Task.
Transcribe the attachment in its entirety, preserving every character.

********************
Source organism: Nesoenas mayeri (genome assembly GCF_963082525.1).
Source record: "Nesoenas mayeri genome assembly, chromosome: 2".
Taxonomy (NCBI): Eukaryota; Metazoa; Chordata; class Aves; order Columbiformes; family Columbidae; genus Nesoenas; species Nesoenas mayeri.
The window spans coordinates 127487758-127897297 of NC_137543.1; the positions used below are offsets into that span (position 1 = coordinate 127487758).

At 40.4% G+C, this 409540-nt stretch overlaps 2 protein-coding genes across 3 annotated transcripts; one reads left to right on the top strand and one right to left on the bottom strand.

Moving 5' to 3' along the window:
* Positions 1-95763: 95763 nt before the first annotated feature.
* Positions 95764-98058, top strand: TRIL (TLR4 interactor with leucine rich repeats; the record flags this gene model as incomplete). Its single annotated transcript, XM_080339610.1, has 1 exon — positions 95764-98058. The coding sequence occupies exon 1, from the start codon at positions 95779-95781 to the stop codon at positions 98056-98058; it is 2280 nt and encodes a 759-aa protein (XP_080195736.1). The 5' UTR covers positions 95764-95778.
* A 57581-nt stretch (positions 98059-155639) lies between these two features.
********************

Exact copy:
Source organism: Nesoenas mayeri (genome assembly GCF_963082525.1).
Source record: "Nesoenas mayeri genome assembly, chromosome: 2".
Taxonomy (NCBI): Eukaryota; Metazoa; Chordata; class Aves; order Columbiformes; family Columbidae; genus Nesoenas; species Nesoenas mayeri.
The window spans coordinates 127487758-127897297 of NC_137543.1; the positions used below are offsets into that span (position 1 = coordinate 127487758).

At 40.4% G+C, this 409540-nt stretch overlaps 2 protein-coding genes across 3 annotated transcripts; one reads left to right on the top strand and one right to left on the bottom strand.

Moving 5' to 3' along the window:
* Positions 1-95763: 95763 nt before the first annotated feature.
* Positions 95764-98058, top strand: TRIL (TLR4 interactor with leucine rich repeats; the record flags this gene model as incomplete). Its single annotated transcript, XM_080339610.1, has 1 exon — positions 95764-98058. The coding sequence occupies exon 1, from the start codon at positions 95779-95781 to the stop codon at positions 98056-98058; it is 2280 nt and encodes a 759-aa protein (XP_080195736.1). The 5' UTR covers positions 95764-95778.
* A 57581-nt stretch (positions 98059-155639) lies between these two features.